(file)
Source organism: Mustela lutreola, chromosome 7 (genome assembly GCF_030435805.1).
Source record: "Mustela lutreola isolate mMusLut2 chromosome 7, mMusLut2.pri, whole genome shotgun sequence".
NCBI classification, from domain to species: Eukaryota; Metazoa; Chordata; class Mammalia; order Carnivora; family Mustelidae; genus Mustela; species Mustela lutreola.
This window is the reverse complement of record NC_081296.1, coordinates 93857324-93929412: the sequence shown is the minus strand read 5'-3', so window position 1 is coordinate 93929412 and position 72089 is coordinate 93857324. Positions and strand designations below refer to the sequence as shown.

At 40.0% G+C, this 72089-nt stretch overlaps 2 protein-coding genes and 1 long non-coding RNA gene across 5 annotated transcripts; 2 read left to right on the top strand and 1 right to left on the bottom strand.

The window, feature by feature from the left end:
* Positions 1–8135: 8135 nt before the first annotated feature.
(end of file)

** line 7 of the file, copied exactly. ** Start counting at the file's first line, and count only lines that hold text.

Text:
* Positions 1–8135: 8135 nt before the first annotated feature.